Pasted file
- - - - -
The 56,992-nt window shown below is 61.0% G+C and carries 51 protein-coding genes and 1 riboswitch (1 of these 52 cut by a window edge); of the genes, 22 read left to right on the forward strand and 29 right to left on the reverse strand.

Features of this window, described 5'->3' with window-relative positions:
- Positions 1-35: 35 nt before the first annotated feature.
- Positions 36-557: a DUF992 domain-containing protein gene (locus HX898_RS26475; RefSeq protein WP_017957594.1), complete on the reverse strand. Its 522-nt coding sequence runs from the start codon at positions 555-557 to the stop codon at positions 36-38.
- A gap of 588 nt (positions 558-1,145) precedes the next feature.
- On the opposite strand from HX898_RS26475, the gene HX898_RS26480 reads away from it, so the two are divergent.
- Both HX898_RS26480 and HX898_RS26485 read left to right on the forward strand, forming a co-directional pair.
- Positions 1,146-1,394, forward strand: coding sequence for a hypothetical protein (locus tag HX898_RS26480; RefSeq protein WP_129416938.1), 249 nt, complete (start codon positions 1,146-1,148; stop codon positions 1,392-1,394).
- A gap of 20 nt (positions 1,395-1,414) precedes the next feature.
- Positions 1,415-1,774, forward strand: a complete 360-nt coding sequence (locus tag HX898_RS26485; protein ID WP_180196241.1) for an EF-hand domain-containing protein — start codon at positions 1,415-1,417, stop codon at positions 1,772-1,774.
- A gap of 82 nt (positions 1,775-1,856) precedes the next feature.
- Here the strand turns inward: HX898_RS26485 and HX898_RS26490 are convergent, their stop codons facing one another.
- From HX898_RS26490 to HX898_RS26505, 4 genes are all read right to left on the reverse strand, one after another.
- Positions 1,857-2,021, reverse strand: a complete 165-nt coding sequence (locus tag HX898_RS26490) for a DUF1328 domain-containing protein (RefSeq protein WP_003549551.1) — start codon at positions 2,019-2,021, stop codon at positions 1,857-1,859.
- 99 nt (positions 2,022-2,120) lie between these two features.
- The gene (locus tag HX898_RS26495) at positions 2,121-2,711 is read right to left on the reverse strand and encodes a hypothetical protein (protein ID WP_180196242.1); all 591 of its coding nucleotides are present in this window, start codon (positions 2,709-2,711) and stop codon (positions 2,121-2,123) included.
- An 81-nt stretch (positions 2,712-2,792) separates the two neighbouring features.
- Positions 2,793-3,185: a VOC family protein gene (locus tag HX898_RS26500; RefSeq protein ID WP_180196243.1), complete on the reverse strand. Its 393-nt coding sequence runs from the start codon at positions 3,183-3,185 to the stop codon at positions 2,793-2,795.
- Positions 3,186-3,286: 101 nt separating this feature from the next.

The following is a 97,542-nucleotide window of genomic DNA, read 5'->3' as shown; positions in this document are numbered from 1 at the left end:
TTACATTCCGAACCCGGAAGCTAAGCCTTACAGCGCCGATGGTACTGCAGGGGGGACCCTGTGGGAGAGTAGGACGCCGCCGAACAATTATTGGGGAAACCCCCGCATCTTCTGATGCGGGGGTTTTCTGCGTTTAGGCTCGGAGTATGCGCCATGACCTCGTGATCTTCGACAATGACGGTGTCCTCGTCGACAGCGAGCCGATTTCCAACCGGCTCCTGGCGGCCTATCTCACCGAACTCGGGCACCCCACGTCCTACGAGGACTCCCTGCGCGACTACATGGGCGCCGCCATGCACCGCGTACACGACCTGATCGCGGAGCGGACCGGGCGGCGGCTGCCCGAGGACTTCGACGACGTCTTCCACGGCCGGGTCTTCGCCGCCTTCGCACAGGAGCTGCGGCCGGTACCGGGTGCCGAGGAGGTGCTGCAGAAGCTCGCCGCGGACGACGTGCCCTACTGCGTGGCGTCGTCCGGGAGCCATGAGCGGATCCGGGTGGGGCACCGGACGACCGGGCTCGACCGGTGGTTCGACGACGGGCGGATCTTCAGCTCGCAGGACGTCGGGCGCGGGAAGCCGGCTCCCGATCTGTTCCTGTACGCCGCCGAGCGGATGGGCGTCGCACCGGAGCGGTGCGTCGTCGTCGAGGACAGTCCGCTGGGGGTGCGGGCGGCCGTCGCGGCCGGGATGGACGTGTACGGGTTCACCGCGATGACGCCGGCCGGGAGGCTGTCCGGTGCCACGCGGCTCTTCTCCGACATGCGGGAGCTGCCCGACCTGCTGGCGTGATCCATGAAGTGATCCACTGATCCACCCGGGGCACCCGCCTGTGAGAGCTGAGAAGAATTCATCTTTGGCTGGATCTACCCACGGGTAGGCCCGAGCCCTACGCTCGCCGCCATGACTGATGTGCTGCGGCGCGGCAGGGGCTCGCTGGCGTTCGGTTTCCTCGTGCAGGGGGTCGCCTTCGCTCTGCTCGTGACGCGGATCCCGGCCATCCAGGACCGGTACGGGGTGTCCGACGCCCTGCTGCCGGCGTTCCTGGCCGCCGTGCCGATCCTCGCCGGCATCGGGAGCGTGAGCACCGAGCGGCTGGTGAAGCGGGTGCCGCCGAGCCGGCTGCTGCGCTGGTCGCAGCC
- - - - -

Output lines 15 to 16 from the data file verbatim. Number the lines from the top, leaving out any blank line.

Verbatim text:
- 99 nt (positions 2,022-2,120) lie between these two features.
- The gene (locus tag HX898_RS26495) at positions 2,121-2,711 is read right to left on the reverse strand and encodes a hypothetical protein (protein ID WP_180196242.1); all 591 of its coding nucleotides are present in this window, start codon (positions 2,709-2,711) and stop codon (positions 2,121-2,123) included.